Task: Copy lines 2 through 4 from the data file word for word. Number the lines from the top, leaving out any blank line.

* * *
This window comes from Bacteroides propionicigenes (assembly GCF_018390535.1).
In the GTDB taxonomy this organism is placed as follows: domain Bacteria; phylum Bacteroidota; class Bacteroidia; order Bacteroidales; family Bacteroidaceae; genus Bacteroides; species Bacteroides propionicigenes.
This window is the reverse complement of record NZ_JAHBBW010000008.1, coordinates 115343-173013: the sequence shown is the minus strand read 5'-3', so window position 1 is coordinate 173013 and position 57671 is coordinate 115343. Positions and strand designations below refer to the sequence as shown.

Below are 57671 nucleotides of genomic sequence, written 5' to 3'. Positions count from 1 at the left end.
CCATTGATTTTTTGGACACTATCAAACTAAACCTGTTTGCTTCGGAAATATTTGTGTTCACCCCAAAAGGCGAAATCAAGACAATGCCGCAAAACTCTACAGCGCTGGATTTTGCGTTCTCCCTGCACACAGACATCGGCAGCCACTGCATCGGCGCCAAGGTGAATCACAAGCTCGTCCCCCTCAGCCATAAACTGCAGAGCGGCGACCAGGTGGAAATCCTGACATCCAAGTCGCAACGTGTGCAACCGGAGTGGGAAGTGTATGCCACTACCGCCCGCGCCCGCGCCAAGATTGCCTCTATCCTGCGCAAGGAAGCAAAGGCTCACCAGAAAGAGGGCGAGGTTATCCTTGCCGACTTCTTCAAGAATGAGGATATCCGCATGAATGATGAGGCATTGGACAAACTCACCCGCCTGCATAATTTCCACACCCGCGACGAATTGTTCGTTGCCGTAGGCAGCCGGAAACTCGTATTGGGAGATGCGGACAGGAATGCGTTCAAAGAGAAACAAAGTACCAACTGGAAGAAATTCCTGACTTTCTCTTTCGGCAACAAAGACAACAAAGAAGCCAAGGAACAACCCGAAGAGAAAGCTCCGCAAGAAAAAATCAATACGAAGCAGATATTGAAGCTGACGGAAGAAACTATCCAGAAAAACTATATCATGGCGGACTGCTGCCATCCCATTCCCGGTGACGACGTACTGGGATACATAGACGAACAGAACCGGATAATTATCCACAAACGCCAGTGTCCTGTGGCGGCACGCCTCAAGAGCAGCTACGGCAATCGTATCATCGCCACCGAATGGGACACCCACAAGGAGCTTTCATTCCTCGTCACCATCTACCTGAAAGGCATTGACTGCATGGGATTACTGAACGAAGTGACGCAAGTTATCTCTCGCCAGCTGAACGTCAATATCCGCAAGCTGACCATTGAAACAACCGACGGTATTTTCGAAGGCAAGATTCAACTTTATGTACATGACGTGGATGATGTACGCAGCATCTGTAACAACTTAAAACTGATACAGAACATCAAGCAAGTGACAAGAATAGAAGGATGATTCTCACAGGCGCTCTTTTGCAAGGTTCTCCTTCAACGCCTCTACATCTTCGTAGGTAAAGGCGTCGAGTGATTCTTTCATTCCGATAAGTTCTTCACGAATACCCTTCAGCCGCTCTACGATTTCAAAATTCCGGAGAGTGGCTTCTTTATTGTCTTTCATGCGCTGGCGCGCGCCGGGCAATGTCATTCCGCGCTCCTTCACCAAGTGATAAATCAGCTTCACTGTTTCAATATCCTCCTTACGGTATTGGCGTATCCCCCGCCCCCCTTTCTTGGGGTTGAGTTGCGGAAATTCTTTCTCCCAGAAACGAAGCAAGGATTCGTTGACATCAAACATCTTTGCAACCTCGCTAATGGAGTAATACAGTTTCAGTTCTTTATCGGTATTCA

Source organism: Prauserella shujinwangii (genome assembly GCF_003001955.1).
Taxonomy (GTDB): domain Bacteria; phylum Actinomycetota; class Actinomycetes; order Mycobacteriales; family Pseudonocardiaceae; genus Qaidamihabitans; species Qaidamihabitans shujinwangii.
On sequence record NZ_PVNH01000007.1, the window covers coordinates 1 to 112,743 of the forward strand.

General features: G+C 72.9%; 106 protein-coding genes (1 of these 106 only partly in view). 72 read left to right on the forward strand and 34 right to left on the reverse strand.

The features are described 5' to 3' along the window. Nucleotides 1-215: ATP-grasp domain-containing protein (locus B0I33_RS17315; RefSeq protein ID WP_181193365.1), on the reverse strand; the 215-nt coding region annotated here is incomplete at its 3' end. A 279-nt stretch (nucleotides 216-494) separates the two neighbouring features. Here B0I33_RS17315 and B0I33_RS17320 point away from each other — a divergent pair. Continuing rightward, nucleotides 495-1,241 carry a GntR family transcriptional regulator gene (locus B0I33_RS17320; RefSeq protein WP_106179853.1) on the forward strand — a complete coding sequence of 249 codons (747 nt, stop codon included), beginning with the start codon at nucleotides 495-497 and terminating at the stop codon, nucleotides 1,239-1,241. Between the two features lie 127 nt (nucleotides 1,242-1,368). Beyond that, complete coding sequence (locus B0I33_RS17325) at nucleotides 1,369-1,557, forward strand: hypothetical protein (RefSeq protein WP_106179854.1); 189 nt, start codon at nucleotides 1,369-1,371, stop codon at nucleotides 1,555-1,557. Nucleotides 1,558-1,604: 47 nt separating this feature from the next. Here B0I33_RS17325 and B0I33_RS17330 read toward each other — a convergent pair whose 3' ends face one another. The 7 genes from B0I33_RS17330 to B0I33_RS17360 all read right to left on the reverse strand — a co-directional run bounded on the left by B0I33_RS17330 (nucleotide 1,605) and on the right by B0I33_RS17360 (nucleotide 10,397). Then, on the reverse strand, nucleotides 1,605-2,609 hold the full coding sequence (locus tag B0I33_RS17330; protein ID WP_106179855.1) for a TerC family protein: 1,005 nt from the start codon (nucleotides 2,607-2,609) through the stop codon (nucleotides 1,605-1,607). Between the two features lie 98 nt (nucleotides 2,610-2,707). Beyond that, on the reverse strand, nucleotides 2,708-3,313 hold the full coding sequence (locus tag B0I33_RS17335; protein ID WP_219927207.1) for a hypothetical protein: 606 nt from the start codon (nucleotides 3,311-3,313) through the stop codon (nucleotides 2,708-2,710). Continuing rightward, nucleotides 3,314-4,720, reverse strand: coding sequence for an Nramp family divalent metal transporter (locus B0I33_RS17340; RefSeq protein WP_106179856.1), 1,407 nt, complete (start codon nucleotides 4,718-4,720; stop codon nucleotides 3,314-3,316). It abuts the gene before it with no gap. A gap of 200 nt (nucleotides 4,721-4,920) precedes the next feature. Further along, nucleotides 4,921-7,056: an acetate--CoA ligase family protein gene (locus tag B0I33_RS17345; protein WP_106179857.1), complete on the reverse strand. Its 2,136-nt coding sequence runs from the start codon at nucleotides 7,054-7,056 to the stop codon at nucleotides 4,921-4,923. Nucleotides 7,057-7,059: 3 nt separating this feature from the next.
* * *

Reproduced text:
In the GTDB taxonomy this organism is placed as follows: domain Bacteria; phylum Bacteroidota; class Bacteroidia; order Bacteroidales; family Bacteroidaceae; genus Bacteroides; species Bacteroides propionicigenes.
This window is the reverse complement of record NZ_JAHBBW010000008.1, coordinates 115343-173013: the sequence shown is the minus strand read 5'-3', so window position 1 is coordinate 173013 and position 57671 is coordinate 115343. Positions and strand designations below refer to the sequence as shown.

Below are 57671 nucleotides of genomic sequence, written 5' to 3'. Positions count from 1 at the left end.